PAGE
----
1. Almost every investor would benefit from having at least one offset account. Especially if the investor has a combination of good debt (not tax deductible) and bad debt (tax deductible).
  2. An offset account is great feature if you are looking to buying a new home and converting your existing home into an investment property. E.g. You can use your offset account to save your deposit on your new home, without reducing the loan against your current home (which may eventually be tax deductible once the property is converted to an investment property).
  3. An offset account can also be a great tool for an investor who wants to access equity in their existing property(ies) for future investing but does not want to start making repayments on this equity release until they purchase a new property. E.g. The cash released can sit in the offset account and whilst the balance of the offset matches the balance of the loan no repayments will be required for an Interest Only loan.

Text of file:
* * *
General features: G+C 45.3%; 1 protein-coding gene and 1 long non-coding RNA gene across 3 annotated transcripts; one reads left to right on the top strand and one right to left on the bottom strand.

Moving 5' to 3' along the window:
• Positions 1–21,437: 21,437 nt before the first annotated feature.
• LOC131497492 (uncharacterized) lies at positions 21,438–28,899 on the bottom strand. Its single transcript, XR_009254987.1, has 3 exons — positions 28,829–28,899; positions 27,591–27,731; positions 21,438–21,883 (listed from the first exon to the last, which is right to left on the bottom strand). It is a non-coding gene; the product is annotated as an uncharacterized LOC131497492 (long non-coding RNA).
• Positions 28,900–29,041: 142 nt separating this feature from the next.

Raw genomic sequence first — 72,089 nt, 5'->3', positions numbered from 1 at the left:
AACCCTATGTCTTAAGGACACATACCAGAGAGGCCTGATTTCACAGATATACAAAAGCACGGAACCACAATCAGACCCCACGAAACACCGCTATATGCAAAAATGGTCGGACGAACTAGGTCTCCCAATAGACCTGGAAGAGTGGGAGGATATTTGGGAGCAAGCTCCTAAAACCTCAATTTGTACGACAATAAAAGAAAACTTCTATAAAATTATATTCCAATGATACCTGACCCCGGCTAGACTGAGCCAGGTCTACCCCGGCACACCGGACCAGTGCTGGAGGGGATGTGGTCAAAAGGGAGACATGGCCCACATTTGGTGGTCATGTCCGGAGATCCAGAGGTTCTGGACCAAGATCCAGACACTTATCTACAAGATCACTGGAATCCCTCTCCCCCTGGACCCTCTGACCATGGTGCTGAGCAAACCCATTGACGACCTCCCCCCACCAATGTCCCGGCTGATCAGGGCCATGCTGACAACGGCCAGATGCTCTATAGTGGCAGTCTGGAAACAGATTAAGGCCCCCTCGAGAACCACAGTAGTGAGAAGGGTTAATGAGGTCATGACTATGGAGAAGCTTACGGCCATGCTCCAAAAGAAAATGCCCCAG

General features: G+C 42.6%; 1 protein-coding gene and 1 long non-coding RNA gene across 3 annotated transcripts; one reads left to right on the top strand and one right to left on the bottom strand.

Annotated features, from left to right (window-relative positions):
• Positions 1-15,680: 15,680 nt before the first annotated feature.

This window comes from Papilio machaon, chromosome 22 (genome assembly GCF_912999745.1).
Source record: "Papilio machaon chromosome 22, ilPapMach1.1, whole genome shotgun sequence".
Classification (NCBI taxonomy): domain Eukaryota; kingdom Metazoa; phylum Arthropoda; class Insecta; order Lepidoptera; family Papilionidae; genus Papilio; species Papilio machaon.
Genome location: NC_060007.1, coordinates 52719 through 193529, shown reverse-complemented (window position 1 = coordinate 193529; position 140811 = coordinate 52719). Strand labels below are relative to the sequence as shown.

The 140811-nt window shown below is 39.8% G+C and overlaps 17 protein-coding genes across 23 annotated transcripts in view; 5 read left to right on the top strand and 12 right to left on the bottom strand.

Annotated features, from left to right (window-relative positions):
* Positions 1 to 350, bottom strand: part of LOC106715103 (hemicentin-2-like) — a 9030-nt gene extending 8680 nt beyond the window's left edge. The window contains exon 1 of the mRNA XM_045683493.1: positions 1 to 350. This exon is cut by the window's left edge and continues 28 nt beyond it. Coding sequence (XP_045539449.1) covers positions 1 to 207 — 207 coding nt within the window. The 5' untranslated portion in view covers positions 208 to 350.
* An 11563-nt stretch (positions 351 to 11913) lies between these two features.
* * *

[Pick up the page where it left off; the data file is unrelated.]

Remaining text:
Pros

    • You can reduce the interest expense on your loan without physically reducing the loan balance.
    • A transactional offset account can replace your everyday bank account. For example, you can arrange for all of your income to go into the account and all expenses to come out so that you make the most of every dollar you receive when you receive it.
    • Putting your savings into an offset account rather than directly into the loan account will give you maximum flexibility to change the purpose of your properties in the future (ie. From home to investment) whilst ensuring you maximise your bad debt and minimise your good debt.
    • Funds saved in an offset account are generally easier and cheaper to access then funds deposited directly into your loan account (and later redrawn).

Cons

    • Some products claim to provide an offset account but the offset may not be a 100% offset. This means that only a certain % of the funds in your offset account are actually offsetting your loan balance. So be sure to ask the question.